Kidney Disease Research Updates
NIDDK Scientific Director Ira Levin Retires
From NIH Record
By Rachel Greenberg
NIDDK Scientific Director Ira Levin, Ph.D., is honored by NIDDK Director Griffin P. Rodgers, M.D., M.A.C.P., at a celebration in honor of Levin’s retirement from the NIH after 48 years of Government service.
When Dr. Ira Levin, a world leader in vibrational spectroscopy and NIDDK scientific director since 2009, retired from NIH recently, he left a huge mark, both on his field and on NIH. In nearly 48 years at NIH, Levin’s career included 235 publications, 135 published meeting abstracts and 20 awards and honors, including the Pittsburgh Spectroscopy Award, the top award in the field.
“For the past 48 years, Ira’s work has focused on developing new and innovative spectroscopic methods and their applications to a wide range of problems,” said Dr. William Eaton, chief of NIDDK’s Laboratory of Chemical Physics. “From his early work initiating the field of infrared imaging, to using both infrared and Raman measurements to characterize the structure of lipid bilayer systems, and to his latest work applying vibrational spectroscopic imaging to medical diagnostics, Ira has been the acknowledged leader and among the most cited spectroscopists of his generation.”
Levin’s scientific career was matched, if not exceeded, by the strong relationships and accolades that marked his administrative roles at NIDDK. Levin’s colleagues described their mentor as the “captain of their ship,” saying he will be much missed.
“Ira is the epitome of modesty and unpretentiousness,” said NIDDK director Dr. Griffin Rodgers. “When he popped in on scientists and staff he was a colleague and mentor—not the ‘scientific director.’ I will miss Ira’s gracious guidance and insights, his love for science and his support for the people behind the science.”
“If NIDDK had an award for ‘mensch laureate,’ Ira would be the leading candidate for that award,” said Dr. James Balow, NIDDK clinical director. Balow will serve as acting scientific director until a new SD is named.
Since the mid-1990s, Levin held several management positions with the NIDDK Division of Intramural Research while continuing to lead the molecular biophysics section of the Laboratory of Chemical Physics until 2009.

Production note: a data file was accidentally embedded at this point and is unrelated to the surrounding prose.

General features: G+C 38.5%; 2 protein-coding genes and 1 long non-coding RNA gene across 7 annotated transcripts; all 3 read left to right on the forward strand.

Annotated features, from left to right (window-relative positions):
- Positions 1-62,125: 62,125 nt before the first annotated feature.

“The same talents you hone over the years as a scientist work well for an administrator,” said Levin. “I’d listen carefully, go to meetings, hear others’ ideas and then flesh out new thoughts.”
Balow explained his colleague’s administrative success otherwise. “I’m convinced that Ira’s mastery of fine spectral signal discrimination formed the underpinnings and created the model for his success,” said Balow. “Ira could detect the key elements resounding from the chorus of requests and competing interests of his constituents in NIDDK. He was a master at separating the wheat from the chaff, the frivolous from the important.”
Levin’s ability to distribute resources fairly in the face of shrinking budgets earned the respect of his colleagues and supervisors alike.
“In his unswerving dedication and commitment to NIDDK, Ira exhibited a deep understanding of the concept of the common good,” said Balow. “His decisions were based on what was good for NIDDK as a whole, and ultimately, the good of the public, which entrusts us with its treasure chest of support.”
Reflecting on his career at NIDDK, Levin said he was most proud of his colleagues’ passion and intellect, their readiness to exchange ideas and the outstanding ratings NIDDK received from the board of scientific counselors. Of himself, he said, “As administrator, you want to carry on your most creative, innovative and strongest research. Maintain the enthusiasm of the enterprise and do it all by remaining invisible.”
Fortunately for NIH and the field of spectroscopy, Levin’s influence was anything but invisible.
NIH Publication No. 12–4531
Page last updated June 26, 2012